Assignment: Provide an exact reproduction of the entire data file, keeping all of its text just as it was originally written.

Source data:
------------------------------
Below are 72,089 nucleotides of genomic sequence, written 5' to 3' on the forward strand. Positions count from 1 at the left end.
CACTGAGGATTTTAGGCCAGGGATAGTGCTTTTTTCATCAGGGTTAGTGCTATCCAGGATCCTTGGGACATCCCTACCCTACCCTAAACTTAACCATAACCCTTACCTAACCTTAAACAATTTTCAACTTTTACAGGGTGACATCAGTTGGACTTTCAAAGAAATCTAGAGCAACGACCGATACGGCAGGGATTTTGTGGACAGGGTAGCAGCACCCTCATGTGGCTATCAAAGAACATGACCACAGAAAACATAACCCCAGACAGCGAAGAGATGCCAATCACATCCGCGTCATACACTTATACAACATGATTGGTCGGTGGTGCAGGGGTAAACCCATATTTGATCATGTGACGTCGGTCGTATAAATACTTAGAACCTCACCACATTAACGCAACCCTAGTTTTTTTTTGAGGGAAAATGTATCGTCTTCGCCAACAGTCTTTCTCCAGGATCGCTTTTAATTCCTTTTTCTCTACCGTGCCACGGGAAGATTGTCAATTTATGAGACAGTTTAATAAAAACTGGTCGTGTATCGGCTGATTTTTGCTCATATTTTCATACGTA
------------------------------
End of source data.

Below are 72,089 nucleotides of genomic sequence, written 5' to 3' on the forward strand. Positions count from 1 at the left end.
CACTGAGGATTTTAGGCCAGGGATAGTGCTTTTTTCATCAGGGTTAGTGCTATCCAGGATCCTTGGGACATCCCTACCCTACCCTAAACTTAACCATAACCCTTACCTAACCTTAAACAATTTTCAACTTTTACAGGGTGACATCAGTTGGACTTTCAAAGAAATCTAGAGCAACGACCGATACGGCAGGGATTTTGTGGACAGGGTAGCAGCACCCTCATGTGGCTATCAAAGAACATGACCACAGAAAACATAACCCCAGACAGCGAAGAGATGCCAATCACATCCGCGTCATACACTTATACAACATGATTGGTCGGTGGTGCAGGGGTAAACCCATATTTGATCATGTGACGTCGGTCGTATAAATACTTAGAACCTCACCACATTAACGCAACCCTAGTTTTTTTTTGAGGGAAAATGTATCGTCTTCGCCAACAGTCTTTCTCCAGGATCGCTTTTAATTCCTTTTTCTCTACCGTGCCACGGGAAGATTGTCAATTTATGAGACAGTTTAATAAAAACTGGTCGTGTATCGGCTGATTTTTGCTCATATTTTCATACGTA